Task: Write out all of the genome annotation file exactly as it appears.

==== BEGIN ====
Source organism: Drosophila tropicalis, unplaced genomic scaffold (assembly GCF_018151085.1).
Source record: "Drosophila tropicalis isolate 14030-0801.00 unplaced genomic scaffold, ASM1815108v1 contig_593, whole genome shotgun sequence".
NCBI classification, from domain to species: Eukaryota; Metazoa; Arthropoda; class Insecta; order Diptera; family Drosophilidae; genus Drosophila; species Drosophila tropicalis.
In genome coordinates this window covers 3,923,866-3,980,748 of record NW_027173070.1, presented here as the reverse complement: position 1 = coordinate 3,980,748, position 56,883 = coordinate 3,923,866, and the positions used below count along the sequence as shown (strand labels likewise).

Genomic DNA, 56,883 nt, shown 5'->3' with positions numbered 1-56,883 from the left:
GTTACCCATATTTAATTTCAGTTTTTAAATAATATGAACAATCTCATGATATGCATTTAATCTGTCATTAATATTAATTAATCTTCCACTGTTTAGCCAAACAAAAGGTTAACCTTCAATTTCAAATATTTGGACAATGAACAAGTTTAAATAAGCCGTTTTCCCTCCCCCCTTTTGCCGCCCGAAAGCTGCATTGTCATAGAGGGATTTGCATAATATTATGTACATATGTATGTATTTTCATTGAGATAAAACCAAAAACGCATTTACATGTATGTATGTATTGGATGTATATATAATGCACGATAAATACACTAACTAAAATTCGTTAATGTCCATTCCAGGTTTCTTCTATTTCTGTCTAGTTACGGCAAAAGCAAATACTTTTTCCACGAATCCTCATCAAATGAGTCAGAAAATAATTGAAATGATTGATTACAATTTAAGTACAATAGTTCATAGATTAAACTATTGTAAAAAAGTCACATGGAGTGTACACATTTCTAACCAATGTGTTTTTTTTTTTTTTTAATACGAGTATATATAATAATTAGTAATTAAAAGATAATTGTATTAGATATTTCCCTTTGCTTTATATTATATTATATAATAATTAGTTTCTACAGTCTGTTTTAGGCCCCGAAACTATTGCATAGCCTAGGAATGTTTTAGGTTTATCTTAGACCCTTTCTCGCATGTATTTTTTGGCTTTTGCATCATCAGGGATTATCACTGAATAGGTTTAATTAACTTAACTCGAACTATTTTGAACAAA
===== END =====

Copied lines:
Source organism: Drosophila tropicalis, unplaced genomic scaffold (assembly GCF_018151085.1).
Source record: "Drosophila tropicalis isolate 14030-0801.00 unplaced genomic scaffold, ASM1815108v1 contig_593, whole genome shotgun sequence".
NCBI classification, from domain to species: Eukaryota; Metazoa; Arthropoda; class Insecta; order Diptera; family Drosophilidae; genus Drosophila; species Drosophila tropicalis.
In genome coordinates this window covers 3,923,866-3,980,748 of record NW_027173070.1, presented here as the reverse complement: position 1 = coordinate 3,980,748, position 56,883 = coordinate 3,923,866, and the positions used below count along the sequence as shown (strand labels likewise).

Genomic DNA, 56,883 nt, shown 5'->3' with positions numbered 1-56,883 from the left:
GTTACCCATATTTAATTTCAGTTTTTAAATAATATGAACAATCTCATGATATGCATTTAATCTGTCATTAATATTAATTAATCTTCCACTGTTTAGCCAAACAAAAGGTTAACCTTCAATTTCAAATATTTGGACAATGAACAAGTTTAAATAAGCCGTTTTCCCTCCCCCCTTTTGCCGCCCGAAAGCTGCATTGTCATAGAGGGATTTGCATAATATTATGTACATATGTATGTATTTTCATTGAGATAAAACCAAAAACGCATTTACATGTATGTATGTATTGGATGTATATATAATGCACGATAAATACACTAACTAAAATTCGTTAATGTCCATTCCAGGTTTCTTCTATTTCTGTCTAGTTACGGCAAAAGCAAATACTTTTTCCACGAATCCTCATCAAATGAGTCAGAAAATAATTGAAATGATTGATTACAATTTAAGTACAATAGTTCATAGATTAAACTATTGTAAAAAAGTCACATGGAGTGTACACATTTCTAACCAATGTGTTTTTTTTTTTTTTTAATACGAGTATATATAATAATTAGTAATTAAAAGATAATTGTATTAGATATTTCCCTTTGCTTTATATTATATTATATAATAATTAGTTTCTACAGTCTGTTTTAGGCCCCGAAACTATTGCATAGCCTAGGAATGTTTTAGGTTTATCTTAGACCCTTTCTCGCATGTATTTTTTGGCTTTTGCATCATCAGGGATTATCACTGAATAGGTTTAATTAACTTAACTCGAACTATTTTGAACAAA